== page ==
Dissolving marriages involves untangling intertwined lives. A big part of dividing imperfect unions is splitting assets and debts.
When couples are still communicating, they may independently fashion an agreement. Otherwise, the legal system plays a role in determining the aftermath of a divorce.
Dividing assets during divorce
Divorcing couples have many assets in need of allocation. Possessions include savings accounts, financial investments, vehicles, and residences. Some states divide assets on the standard of community property. Illinois is an equitable distribution state. Thus, spouses may wind up receiving partial ownership of particular items. Each spouse often winds up having a stake in the marital home.
Dividing debts during divorce
Couples accumulate all types of expenses. They may share credit card debt, auto loans, medical bills, and mortgages.
Credit card debt stays with a specific party if only one name is on the account. Each spouse must bear the burden of cards if both names are on them.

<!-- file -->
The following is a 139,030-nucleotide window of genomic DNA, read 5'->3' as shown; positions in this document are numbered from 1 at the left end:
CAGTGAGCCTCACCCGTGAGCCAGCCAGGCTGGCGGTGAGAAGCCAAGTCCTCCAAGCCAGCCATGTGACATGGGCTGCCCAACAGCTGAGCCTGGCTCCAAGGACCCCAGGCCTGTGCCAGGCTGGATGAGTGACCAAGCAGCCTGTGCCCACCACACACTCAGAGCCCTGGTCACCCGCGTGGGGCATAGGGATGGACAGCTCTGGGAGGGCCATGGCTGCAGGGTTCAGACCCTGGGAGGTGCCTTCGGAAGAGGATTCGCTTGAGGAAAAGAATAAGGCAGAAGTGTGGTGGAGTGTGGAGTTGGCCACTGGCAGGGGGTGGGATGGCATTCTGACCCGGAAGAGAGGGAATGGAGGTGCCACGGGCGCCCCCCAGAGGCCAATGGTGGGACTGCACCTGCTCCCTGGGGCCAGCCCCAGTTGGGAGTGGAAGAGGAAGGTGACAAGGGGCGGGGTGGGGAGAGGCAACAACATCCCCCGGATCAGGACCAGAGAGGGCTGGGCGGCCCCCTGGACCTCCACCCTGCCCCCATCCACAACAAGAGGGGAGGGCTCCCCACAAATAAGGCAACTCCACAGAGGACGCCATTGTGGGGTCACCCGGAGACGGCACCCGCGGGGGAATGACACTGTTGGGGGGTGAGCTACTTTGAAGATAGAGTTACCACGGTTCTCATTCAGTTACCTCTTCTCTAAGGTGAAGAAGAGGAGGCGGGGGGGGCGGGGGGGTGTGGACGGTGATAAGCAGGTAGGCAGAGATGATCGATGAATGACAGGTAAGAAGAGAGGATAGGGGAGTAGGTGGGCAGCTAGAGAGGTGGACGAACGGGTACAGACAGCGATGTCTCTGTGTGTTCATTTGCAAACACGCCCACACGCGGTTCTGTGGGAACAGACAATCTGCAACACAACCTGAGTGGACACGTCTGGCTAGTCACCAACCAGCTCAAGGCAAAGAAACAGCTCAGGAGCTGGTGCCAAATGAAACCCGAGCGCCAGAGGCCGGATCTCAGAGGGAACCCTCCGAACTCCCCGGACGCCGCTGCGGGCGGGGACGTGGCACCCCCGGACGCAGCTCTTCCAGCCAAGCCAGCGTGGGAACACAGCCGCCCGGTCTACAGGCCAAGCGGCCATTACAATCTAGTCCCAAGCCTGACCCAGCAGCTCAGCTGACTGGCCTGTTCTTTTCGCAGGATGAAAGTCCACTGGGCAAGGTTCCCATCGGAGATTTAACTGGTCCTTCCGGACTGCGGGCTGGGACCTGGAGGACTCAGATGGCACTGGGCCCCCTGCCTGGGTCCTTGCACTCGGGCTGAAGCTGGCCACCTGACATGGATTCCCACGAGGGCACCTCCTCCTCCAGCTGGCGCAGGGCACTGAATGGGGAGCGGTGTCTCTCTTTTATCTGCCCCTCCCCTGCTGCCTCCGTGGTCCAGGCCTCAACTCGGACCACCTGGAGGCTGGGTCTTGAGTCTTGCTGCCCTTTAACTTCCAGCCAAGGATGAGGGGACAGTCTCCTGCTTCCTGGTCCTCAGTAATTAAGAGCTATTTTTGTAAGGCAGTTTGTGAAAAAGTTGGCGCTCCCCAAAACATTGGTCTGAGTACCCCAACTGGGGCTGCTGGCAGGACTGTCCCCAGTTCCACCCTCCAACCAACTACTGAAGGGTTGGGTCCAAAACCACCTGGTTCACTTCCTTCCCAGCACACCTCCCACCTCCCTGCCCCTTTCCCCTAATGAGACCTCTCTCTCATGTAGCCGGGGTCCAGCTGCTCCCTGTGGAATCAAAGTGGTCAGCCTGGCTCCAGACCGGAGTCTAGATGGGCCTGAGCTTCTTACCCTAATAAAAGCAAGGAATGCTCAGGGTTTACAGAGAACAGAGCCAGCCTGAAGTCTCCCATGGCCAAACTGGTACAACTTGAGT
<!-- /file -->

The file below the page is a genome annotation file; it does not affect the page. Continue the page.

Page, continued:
With mortgages, the easiest solution is often to sell the home. Should one person want to keep the house, a judge may arrange for that individual to assume the balance.
Cars with titles in more than one name can be tricky. When one person fails to pay, it could result in late fees and collection costs. Selling the vehicle or refinancing the loan is one way of avoiding this sticky outcome.
Debt from hospital visits needs assessment. There are financial obligations stemming from illnesses or accidents. Then, there are those resulting from elective surgeries. With the latter, the patient will likely bear the entire cost.
Divorce courts follow specific protocols that make the process as fair as possible. Understand how judges make their decisions and avoid confusion.